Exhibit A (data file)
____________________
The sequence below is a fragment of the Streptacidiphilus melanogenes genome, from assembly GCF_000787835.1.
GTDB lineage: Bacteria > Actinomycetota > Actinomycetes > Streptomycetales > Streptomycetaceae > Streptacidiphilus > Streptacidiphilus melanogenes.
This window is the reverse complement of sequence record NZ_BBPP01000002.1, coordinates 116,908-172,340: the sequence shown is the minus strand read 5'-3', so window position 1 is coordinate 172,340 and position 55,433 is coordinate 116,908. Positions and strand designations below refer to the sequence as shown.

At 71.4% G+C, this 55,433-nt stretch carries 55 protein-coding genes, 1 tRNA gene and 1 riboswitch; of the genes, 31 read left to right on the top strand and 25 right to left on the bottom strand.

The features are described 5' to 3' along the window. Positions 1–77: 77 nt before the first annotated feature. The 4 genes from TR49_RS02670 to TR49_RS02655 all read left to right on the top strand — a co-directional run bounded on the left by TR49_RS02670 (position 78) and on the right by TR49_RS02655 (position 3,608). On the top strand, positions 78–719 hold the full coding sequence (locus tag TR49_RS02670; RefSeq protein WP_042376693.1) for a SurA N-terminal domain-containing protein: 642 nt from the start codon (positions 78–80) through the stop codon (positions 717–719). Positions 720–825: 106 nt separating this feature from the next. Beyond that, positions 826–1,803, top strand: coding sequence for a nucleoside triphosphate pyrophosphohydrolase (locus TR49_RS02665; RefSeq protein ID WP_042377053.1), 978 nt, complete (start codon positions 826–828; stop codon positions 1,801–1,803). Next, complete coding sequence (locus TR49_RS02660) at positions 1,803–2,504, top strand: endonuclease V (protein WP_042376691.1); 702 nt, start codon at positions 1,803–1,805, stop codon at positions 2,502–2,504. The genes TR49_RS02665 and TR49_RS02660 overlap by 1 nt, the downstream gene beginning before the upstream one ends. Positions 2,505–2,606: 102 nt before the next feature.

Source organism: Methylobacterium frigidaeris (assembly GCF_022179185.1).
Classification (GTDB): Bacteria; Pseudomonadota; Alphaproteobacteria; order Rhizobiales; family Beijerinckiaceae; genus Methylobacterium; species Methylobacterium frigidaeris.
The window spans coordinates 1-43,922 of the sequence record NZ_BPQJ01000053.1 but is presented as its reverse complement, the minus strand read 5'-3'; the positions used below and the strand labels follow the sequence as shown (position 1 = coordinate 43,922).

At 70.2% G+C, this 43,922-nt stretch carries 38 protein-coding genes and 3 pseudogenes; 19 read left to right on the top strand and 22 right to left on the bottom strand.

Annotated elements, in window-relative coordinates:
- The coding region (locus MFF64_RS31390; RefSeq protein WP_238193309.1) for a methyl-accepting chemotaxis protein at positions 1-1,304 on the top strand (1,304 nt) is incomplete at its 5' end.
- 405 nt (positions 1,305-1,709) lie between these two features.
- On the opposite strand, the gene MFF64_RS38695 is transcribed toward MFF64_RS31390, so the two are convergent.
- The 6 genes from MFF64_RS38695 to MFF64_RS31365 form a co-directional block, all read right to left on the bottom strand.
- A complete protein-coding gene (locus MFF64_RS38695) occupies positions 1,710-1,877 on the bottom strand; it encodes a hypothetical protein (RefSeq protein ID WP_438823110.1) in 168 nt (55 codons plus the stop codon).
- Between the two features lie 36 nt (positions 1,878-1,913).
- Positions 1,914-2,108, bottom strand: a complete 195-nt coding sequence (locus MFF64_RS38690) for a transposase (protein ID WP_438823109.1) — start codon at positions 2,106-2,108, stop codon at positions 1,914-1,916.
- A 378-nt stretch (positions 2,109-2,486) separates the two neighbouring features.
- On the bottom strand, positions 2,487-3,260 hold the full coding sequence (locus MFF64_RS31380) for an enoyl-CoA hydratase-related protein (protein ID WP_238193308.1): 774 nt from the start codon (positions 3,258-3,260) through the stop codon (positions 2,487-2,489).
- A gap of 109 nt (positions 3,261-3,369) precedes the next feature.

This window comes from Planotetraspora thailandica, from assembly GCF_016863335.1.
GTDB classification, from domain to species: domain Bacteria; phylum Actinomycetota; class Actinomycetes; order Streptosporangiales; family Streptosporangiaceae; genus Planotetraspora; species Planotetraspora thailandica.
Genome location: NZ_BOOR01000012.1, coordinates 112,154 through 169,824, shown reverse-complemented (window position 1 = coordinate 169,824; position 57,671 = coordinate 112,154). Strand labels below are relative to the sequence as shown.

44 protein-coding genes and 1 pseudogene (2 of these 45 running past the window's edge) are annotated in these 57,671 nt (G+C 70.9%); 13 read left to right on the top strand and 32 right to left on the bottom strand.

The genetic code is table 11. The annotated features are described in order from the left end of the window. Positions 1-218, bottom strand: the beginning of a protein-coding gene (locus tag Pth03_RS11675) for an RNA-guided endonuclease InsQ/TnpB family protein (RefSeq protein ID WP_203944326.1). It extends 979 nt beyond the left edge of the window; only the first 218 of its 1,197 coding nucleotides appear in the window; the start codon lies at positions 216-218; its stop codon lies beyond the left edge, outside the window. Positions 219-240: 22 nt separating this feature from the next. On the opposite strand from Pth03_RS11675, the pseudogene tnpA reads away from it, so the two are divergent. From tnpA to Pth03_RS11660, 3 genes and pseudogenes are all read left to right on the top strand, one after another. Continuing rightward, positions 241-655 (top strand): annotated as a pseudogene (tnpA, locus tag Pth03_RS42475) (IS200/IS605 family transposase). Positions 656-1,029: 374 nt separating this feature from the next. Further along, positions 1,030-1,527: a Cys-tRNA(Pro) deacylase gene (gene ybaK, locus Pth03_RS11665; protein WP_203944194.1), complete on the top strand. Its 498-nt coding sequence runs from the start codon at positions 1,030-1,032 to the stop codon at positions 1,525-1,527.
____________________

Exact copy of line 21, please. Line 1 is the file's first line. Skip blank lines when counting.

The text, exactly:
This window comes from Planotetraspora thailandica, from assembly GCF_016863335.1.